One theory –it is not necessarily mine — could be that the margins of this codex, a copy of the Rusticus version of the acta of Chalcedon, are already full of Rusticus’s annotations to specific passages that the main scribe has carried over from the exemplar. The Pseudo-Isidorian annotator perhaps felt he could add his own notes here and there without standing out too much.
Still, even here the annotator is not totally confident. Here is what looks like a note to a copyist, usque hic, which could not be fainter or more retiring (fol. 20r):
Beneath it you see another dotted n.
Here (fol. 154v) we have the first of the apparently Pseudo-Isidorian glosses:
In the center of the image you see one of the Rusticus annotations in the hand of the main copyist. You can see how it is like a tree under which the Pseudo-Isidorian activity shelters. To the left of the annotation, you have another of these dotted-n moments. And under all of that, in rather different script, you have this gloss:
(quo)d missi apostolici primo s(ubscripserunt).
As I said, the gloss is interesting because it anticipates Pseudo-Isidore’s falsification of the same passage from Chalcedon. Highly unusual in the Pseudo-Isidorian context is the Tironian note for subscripserunt. Usually the annotator avoids Tironian abbreviations altogether, except generally those for hic and et. This one is of course not that obscure but this is still an atypical moment.
Here is the second seemingly Pseudo-Isidorian gloss in Paris lat. 11611 (fol. 176r):
The pattern is the same, namely a phrase inc. quod… that anticipates how Pseudo-Isidore will falsify the associated passage:
Q. quod apostolicae sedis missi prius semper debeant iudicare.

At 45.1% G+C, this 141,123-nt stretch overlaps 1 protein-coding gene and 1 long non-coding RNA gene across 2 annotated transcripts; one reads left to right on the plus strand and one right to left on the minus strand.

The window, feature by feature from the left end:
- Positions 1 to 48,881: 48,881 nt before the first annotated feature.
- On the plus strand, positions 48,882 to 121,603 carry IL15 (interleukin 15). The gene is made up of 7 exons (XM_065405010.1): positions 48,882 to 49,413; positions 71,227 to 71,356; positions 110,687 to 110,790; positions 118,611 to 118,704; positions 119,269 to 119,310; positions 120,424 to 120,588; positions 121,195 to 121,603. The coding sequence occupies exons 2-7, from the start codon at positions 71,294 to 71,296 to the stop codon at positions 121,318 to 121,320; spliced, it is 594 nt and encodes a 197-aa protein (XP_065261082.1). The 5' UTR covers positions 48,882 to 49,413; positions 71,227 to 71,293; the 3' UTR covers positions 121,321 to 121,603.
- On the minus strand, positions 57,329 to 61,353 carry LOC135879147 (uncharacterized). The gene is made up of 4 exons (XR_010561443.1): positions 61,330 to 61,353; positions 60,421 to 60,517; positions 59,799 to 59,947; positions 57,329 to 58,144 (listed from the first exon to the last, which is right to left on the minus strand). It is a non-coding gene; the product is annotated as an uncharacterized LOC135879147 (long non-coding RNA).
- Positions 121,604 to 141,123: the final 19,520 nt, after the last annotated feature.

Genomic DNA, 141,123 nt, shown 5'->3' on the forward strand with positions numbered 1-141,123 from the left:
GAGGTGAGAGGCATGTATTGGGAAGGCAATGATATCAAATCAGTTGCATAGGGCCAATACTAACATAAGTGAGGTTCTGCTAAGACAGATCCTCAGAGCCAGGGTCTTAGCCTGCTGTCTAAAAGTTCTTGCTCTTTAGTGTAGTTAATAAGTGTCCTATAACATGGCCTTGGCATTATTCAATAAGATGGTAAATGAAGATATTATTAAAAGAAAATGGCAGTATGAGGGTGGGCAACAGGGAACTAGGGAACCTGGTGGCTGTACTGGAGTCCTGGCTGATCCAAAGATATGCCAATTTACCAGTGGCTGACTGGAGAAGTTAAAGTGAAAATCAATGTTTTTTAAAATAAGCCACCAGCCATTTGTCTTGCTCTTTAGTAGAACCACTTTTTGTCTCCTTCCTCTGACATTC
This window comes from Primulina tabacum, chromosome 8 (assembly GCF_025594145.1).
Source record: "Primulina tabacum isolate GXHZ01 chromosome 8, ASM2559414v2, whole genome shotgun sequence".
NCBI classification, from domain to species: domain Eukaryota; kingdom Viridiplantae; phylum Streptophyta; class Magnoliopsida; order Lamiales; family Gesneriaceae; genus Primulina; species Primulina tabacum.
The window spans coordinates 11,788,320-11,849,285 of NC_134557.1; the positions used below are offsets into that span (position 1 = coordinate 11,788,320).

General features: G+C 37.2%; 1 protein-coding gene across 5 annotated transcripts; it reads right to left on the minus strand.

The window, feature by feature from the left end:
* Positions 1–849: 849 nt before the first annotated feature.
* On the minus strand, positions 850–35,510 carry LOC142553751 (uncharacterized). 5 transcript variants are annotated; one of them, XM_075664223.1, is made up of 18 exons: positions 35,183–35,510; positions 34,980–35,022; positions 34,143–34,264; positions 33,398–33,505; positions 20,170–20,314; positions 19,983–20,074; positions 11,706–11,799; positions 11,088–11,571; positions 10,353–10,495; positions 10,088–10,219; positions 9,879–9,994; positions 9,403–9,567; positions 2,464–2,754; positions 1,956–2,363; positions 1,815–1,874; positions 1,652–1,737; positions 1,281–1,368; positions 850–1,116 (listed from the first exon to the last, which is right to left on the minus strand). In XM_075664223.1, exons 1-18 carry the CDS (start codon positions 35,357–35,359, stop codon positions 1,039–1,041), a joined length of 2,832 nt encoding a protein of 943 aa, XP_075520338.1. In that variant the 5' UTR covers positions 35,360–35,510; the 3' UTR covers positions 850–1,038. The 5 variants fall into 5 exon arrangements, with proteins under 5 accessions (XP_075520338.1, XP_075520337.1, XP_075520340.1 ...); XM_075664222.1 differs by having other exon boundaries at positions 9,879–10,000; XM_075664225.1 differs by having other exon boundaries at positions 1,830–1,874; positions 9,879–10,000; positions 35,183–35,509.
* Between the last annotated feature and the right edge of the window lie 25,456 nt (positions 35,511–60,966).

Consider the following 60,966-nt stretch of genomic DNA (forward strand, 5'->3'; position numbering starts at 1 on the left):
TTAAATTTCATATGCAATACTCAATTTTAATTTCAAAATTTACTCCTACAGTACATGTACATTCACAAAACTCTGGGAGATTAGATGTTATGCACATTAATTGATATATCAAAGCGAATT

Finally, there is the single marginal note in Pal. lat. 1719 (fol. 48r), another direction to a copyist:
The annotator’s dark ink makes it easy to recognize him. The two dots mark the point of interest in the text (Ut sicut…) and tie to the marginal note: hic usque in finem. Probably the same person has also added the point after caritas.
Now more detail:
Some meager conclusions:
Of four known annotated codices, one (Pal. lat. 1719) has no obvious association with Corbie; the other (Paris lat. 11611) indeed came to Corbie eventually but was copied at Saint-Denis according to paleographers. It is precisely both of these codices that have received the most confident annotations.
The dotted-n-annotator highlights many passages of interest to Pseudo-Isidore, but his marks often seems graphically distinct from the more clearly Pseudo-Isidorian annotations.
There appears to be no obstacle to identifying the hand that glossed Paris lat. 11611 with the hand that annotated Pal. lat. 1719.
And some questions:
Typing all of this up convinces me once again that Paris lat. 11611 is enormously important for the abundant and anomalous nature of its annotations and the curiosities of its provenance.
Excerpts from this codex primarily feed the so-called Nonnullae sanctiones, a minor Pseudo-Isidorian forgery that circulated exclusively as an appendix to the False Decretals.
How did this codex get to Corbie? When did that happen? Is it all that absurd to suggest that Pseudo-Isidore brought it there? Who is the “Maurdramnus-type” annotator and what is he doing?
One of these questions might even turn out to be answerable.
This post lightly revised after I realized that the gloss in Paris lat. 11611 fol. 154v must begin with quod (partially illegible in the gutter), not a d as I had first thought. Schwartz (ACO 2.3.2 p. 156: apparatus) transcribes incorrectly: d(efininiunt) missi apostolici primo, so I had the d in my head somehow.